Brian Pearce

Constant Reader:

France: Fascism or Worker’s Revolution?

(May 1958)

From The Newsletter, 31 May 1958.
Transcribed by Christian Hogsbjerg.

Memories of Franco’s revolt in 1936 have been stirred by the events in France. In what sense is the movement associated with de Gaulle a fascist movement?

In the same sense, I should say, as Franco’s was at its beginning.

Franco at the start led a military revolt, with little mass basis to it. The middle sections of Spanish society were either neutral or against him.

What brought him a certain significant degree of mass support as the civil war continued (finding organized form largely in the ‘Falange’) was the failure of the working-class parties to take over in Republican Spain and wage the war in a revolutionary way.

It did not stop at that, either; there was actual strangling of the workers’ attempts to take over the factories, form their own fighting forces and so on; a strangling carried out by the Communist Party under the direction of the Soviet representative in Spain.

Putsch need not succeed

In this sense, Stalin gave Franco his victory in Spain, making Spanish fascism possible.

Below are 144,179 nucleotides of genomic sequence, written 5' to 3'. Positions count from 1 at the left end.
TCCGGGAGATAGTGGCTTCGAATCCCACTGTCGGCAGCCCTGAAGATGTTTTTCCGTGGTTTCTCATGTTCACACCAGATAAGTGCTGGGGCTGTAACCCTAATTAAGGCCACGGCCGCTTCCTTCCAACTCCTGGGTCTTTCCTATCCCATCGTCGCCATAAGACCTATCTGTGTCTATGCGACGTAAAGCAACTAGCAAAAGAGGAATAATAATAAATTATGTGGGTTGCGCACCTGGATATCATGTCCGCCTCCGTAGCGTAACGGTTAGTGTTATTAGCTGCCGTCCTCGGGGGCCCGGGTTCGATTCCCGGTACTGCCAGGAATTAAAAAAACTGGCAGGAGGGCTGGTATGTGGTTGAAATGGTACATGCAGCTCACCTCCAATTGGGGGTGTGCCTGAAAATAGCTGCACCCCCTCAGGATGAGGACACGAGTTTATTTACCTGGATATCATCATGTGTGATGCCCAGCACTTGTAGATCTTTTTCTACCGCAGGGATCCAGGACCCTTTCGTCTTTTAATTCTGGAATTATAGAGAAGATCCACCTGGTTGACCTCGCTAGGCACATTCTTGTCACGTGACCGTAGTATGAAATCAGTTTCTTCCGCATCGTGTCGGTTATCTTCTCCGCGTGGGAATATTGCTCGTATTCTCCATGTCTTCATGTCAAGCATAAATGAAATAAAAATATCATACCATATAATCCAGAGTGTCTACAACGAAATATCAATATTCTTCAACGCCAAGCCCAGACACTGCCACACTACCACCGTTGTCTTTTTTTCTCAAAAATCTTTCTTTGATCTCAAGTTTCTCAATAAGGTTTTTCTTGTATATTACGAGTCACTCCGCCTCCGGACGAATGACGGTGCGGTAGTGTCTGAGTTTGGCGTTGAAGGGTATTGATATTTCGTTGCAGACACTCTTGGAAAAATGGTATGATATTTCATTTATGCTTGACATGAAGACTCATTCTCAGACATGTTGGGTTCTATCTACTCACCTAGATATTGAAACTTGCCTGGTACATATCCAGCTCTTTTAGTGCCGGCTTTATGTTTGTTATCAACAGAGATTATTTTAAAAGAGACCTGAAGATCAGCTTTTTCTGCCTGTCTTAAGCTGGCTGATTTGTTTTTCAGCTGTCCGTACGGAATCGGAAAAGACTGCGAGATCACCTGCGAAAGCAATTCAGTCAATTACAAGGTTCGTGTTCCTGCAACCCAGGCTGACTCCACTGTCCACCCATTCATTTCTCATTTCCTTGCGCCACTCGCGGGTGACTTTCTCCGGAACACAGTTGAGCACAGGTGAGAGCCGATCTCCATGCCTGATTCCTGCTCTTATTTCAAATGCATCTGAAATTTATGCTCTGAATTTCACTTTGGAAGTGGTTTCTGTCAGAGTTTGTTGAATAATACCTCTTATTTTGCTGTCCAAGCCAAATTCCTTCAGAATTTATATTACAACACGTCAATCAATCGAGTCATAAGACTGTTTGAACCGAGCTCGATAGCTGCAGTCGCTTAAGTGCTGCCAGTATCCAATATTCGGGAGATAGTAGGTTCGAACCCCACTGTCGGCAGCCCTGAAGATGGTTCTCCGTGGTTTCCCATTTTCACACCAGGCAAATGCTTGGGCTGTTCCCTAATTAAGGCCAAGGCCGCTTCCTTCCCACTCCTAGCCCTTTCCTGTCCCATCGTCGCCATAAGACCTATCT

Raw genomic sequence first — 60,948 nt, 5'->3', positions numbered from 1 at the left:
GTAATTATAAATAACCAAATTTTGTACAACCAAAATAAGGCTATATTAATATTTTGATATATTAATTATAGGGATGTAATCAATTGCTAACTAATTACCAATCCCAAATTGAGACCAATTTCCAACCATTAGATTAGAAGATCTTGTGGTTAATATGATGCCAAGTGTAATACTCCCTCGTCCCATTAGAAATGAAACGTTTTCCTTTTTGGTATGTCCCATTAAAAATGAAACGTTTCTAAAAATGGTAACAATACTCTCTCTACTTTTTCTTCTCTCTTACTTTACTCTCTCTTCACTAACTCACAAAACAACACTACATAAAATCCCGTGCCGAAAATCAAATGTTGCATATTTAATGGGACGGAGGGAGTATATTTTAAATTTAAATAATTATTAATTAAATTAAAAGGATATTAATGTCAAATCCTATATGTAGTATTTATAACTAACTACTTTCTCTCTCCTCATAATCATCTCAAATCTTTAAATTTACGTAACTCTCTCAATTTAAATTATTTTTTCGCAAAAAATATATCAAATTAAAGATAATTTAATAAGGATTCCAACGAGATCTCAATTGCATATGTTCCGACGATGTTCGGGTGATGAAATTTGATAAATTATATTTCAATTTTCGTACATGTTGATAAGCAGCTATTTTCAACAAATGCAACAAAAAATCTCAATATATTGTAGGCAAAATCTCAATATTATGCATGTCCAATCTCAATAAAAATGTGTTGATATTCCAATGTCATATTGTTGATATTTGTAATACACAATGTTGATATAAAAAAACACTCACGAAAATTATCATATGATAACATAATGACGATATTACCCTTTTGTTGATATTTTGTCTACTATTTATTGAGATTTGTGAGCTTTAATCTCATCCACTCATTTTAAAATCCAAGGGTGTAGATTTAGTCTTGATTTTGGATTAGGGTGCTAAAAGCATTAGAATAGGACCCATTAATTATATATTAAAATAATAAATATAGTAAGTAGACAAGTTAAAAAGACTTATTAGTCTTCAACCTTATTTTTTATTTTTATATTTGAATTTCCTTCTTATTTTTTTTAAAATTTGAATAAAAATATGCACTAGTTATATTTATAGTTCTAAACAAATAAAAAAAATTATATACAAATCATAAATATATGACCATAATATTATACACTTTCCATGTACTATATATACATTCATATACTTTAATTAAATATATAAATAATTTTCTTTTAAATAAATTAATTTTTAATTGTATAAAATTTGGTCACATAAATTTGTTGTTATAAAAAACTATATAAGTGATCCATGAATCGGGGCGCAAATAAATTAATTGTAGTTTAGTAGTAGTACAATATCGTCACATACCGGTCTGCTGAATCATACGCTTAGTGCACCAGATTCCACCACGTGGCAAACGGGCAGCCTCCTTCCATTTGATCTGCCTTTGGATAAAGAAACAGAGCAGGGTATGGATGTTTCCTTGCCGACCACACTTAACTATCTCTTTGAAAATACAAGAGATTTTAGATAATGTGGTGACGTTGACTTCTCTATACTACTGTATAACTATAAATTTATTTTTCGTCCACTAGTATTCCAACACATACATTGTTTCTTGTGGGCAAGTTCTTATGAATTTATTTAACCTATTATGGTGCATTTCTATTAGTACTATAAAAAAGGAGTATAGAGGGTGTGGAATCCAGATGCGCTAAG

Without the role played by the Stalinists, Franco might have remained a Kornilov.

In France at present, so far as can be seen, the middle sections are hesitant and uncommitted, some even anti-militarist in mood, much as they were in Spain in 1936.

The military putsch need never acquire the solid roots of a real fascist movement if the hesitancy (and worse) of the workers’ organizations does not drive the middle sections into de Gaulle’s camp.

‘There are no exceptions to this rule-fascism comes only when the working class shows complete incapacity to take into its own hands the fate of society ... We must not identify war dictatorship ... with fascist dictatorship.

‘For the latter there is first necessary a feeling of desperation of large masses of the people.

‘When the revolutionary parties betray them, when the vanguard of the workers shows its incapacity to lead the people to victory – then the farmers, the small business men, the unemployed, the soldiers etc. become capable of supporting a fascist movement, but only then.

‘A military dictatorship is purely a bureaucratic institution, reinforced by the military machine and based upon the disorientation of the people and their submission to it. After some time their feelings can change, and they can become rebellious against the military dictatorship.’

Thus wrote Trotsky in 1940 in one of his last articles. His ideas, based on a wealth of practical experience, are as valid today as they were then.

De Gaulle’s coup can lead either to a fully-fledged fascist system or to a workers’ revolution supported by the overwhelming majority of the French people.

The choice depends on the leadership given now by the most advanced elements among the workers.

Last updated on 10.10.2011